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Kitchen knives come in all shapes and sizes. The variety of knife designs can sometimes be overwhelming. As you probably suspected, there is a reason for each of them to exist, but some may work better in your kitchen depending on how and what you cook.

Most kitchens operate with an all-purpose knife. In the West, this is the chef's knife. In the East, it's the Asian cleaver. More recently, the Japanese santoku has become popular as an all-purpose knife.

The chef's knife is long (usually eight to ten inches from heel to tip) and relatively wide (about two inches at the heel). It is characterised by the sweeping curve of its edge and a slight downward curve of the back of the blade as it meets the tip. This curve facilitates rocking the knife quickly back and forth to produce a fine cut or mince. Many chefs' knives are thick enough to cleave through poultry bones. This is probably the most common knife used in the Western kitchen, and if you only select one knife to use, I'd recommend one of those.

The Asian cleaver is of a completely different design. The blade, seen from the side, is usually a simple rectangle. The edge itself is straight and about six to eight inches long. The width of the blade from edge to back is often several inches.

This makes it ideal for picking up and transporting chopped vegetables and meat. Its blade is often used for unlikely purposes: the side for smashing garlic and ginger, the back for tenderising meat.

The santoku, a popular Japanese knife, is like a chef's knife melded with a cleaver. Instead of the shallow curve, its back abruptly curves down to meet the edge near the tip of the knife, thus forming a more rectangular shape. Santoku is typically six inches in length and about two inches from edge to back (so it will fit in a standard knife block). It lacks the heft and size of the Asian cleaver, so its functions are more akin to a chef's knife. Because of its reduced length (resulting in finer control) and exotic look, many cooks favour the santoku over the latter and use it as their all-purpose knife.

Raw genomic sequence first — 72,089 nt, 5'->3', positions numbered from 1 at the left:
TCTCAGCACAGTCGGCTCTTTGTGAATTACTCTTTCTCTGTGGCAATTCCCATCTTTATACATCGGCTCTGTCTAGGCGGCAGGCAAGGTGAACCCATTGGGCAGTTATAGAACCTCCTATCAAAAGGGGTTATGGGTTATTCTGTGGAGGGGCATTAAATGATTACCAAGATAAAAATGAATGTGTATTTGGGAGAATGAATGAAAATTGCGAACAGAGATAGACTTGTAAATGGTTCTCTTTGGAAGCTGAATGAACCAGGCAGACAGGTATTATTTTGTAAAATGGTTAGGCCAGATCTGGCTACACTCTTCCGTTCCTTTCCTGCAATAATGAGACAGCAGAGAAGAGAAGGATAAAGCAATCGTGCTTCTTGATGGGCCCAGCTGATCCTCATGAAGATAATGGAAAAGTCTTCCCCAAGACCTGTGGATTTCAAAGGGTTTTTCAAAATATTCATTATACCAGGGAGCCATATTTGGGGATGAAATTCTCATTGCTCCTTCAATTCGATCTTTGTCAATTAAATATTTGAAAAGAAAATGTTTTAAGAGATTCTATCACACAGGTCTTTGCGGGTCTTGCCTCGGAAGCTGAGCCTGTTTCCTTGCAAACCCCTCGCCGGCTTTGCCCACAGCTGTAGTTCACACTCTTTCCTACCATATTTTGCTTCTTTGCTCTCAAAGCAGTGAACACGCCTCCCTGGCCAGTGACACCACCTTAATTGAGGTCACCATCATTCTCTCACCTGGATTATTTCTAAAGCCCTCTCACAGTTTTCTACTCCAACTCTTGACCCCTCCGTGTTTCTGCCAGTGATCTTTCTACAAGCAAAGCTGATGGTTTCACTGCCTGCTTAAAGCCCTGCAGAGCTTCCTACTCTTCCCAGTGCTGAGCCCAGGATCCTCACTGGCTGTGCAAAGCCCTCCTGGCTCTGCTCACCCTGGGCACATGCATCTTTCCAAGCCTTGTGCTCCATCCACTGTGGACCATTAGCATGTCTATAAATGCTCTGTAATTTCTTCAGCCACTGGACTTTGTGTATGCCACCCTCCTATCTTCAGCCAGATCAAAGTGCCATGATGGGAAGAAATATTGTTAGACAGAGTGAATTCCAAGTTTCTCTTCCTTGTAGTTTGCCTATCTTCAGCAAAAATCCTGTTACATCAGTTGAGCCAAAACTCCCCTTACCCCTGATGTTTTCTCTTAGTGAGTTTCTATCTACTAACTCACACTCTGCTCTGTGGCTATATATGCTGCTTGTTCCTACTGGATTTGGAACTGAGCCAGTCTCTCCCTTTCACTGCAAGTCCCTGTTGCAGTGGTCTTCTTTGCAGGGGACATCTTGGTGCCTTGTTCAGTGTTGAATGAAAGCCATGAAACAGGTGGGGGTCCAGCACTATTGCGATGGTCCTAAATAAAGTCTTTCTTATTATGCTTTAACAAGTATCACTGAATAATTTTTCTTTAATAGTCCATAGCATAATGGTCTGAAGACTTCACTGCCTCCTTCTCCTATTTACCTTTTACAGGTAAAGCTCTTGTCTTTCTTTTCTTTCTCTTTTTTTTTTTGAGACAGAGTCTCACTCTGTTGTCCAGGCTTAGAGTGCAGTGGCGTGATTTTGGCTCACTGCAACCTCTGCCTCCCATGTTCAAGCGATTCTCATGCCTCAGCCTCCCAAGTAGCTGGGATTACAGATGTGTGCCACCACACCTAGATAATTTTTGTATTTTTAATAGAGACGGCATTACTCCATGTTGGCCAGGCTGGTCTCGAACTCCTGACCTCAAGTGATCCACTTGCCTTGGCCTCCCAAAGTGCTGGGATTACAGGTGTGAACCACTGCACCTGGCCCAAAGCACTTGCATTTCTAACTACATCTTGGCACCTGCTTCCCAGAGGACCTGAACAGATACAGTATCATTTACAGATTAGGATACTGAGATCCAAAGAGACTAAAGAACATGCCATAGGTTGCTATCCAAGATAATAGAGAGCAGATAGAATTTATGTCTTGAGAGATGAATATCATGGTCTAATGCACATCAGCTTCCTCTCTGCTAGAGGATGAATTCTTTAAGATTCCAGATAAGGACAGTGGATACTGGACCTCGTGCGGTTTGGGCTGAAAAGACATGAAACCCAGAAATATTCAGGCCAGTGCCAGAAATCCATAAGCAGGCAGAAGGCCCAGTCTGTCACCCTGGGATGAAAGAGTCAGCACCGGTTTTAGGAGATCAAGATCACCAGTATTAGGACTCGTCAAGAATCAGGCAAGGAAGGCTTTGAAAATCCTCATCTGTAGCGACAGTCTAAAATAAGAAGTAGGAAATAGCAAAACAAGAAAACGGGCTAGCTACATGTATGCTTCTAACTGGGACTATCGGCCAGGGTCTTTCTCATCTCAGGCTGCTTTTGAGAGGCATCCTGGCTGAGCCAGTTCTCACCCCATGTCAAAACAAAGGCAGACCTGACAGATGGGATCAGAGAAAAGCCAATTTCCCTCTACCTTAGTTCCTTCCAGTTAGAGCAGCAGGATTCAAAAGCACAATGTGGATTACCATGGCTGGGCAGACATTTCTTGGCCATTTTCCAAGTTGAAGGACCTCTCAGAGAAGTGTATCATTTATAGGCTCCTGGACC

Even though the all-purpose knife does the majority of the work in the kitchen, speciality knives have their place too. Their choice depends on the food you prepare. A paring knife is typically the speciality knife that gets reached for the most. With a blade of about four inches, it works well with small objects that require precision: paring apples, seeding chilli peppers, butterflying shrimp or simply opening the plastic wrap on a supermarket packaged steak - a task that would be cumbersome to achieve with a chef's knife. The paring knife looks like a chef's knife that has undergone a shrink ray.

A boning (or fillet) knife is typically six inches long, narrow (about half an inch from edge to back), and thin (usually thin enough to make the blade flexible). The blade is designed to be easily manoeuvered while removing meat from bones. Even if you don't bone chickens on a regular basis, the boning knife can be used where a thin flexible blade makes things easier - for example, for removing melon meat from the rind after it's been sectioned.

A carving knife is a long knife (usually longer than eight inches) with a moderate width blade (about one inch). The long blade allows roasts to be sliced with one long stroke providing an even cut throughout. It is usually constructed of thinner metal than of a chef's knife, so it has a better chance of cutting through the roast without getting stuck and tearing the meat.

All the knives we've discussed so far have been plain-edged (also known as smooth- edged or non-serrated). Plain-edged knives cut best when a slicing motion (dragging the edge of the blade across the item to be cut) is employed, but they also cut well (if sharp) when chopping or simply pushing or pressing through the ingredients. Serrated knives have uniform bits cut out of the edge. The interior edges and points of the serrations are sharpened. They only cut well when a slicing motion is used.

The bread knife is probably the all-purpose knife of the serrated world. Around eight inches long, it is capable of cutting large objects like bread. The serrations provide grip for the knife to cut (or saw) through the hard items.

Serrated knives are also useful for cutting products with a tough exterior and a soft interior. The classic example is a tomato which has a relatively tough skin but is also slick and often slippery. The interior of the tomato is extremely soft and too much pressure (like pressing a plain knife straight down on it) will cause it to burst and squirt out. Using a practiced slicing motion with a very sharp plain knife results in perfect cuts, but a serrated knife, like the bread one, helps grip the tomato and makes it easy to produce straight, even cuts.

There are also utility knives (longer versions of the paring knife), sandwich knives (shorter versions of the bread knife), steak knives (knives used for cutting at the dining table) and meat cleavers (broad-bladed knives with a lot of heft designed to chop through solid bone). Unless you have a specific need, you'll probably find that a combination of two or three of the knives described above will work perfectly with your style of cooking.

For more enthralling cooking facts and recipes visit Michael Chu's award-winning website www.cookingforengineers.com [new window]

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